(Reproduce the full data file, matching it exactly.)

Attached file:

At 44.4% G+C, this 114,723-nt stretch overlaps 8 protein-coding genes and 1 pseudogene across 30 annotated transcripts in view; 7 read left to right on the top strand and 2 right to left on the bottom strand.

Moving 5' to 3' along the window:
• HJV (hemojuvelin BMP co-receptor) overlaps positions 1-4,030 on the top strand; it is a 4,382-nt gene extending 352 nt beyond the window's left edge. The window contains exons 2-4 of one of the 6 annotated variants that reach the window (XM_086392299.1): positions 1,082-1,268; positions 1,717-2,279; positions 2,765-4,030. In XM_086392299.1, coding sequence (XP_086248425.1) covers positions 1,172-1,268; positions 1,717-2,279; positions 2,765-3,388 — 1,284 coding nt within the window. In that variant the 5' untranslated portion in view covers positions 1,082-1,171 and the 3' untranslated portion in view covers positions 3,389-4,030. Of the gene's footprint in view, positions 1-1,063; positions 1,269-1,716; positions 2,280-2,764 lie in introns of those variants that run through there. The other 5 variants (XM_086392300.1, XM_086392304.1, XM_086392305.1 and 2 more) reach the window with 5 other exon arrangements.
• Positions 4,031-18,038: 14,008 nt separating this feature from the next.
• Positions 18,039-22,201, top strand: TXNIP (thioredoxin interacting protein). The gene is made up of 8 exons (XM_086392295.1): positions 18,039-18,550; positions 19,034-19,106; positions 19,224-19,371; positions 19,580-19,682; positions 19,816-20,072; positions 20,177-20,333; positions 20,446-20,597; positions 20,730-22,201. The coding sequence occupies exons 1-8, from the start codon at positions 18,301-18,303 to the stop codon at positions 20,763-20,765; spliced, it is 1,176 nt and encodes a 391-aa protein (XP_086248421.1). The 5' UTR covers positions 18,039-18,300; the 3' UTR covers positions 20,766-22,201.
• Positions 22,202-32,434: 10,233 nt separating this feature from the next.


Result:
At 44.4% G+C, this 114,723-nt stretch overlaps 8 protein-coding genes and 1 pseudogene across 30 annotated transcripts in view; 7 read left to right on the top strand and 2 right to left on the bottom strand.

Moving 5' to 3' along the window:
• HJV (hemojuvelin BMP co-receptor) overlaps positions 1-4,030 on the top strand; it is a 4,382-nt gene extending 352 nt beyond the window's left edge. The window contains exons 2-4 of one of the 6 annotated variants that reach the window (XM_086392299.1): positions 1,082-1,268; positions 1,717-2,279; positions 2,765-4,030. In XM_086392299.1, coding sequence (XP_086248425.1) covers positions 1,172-1,268; positions 1,717-2,279; positions 2,765-3,388 — 1,284 coding nt within the window. In that variant the 5' untranslated portion in view covers positions 1,082-1,171 and the 3' untranslated portion in view covers positions 3,389-4,030. Of the gene's footprint in view, positions 1-1,063; positions 1,269-1,716; positions 2,280-2,764 lie in introns of those variants that run through there. The other 5 variants (XM_086392300.1, XM_086392304.1, XM_086392305.1 and 2 more) reach the window with 5 other exon arrangements.
• Positions 4,031-18,038: 14,008 nt separating this feature from the next.
• Positions 18,039-22,201, top strand: TXNIP (thioredoxin interacting protein). The gene is made up of 8 exons (XM_086392295.1): positions 18,039-18,550; positions 19,034-19,106; positions 19,224-19,371; positions 19,580-19,682; positions 19,816-20,072; positions 20,177-20,333; positions 20,446-20,597; positions 20,730-22,201. The coding sequence occupies exons 1-8, from the start codon at positions 18,301-18,303 to the stop codon at positions 20,763-20,765; spliced, it is 1,176 nt and encodes a 391-aa protein (XP_086248421.1). The 5' UTR covers positions 18,039-18,300; the 3' UTR covers positions 20,766-22,201.
• Positions 22,202-32,434: 10,233 nt separating this feature from the next.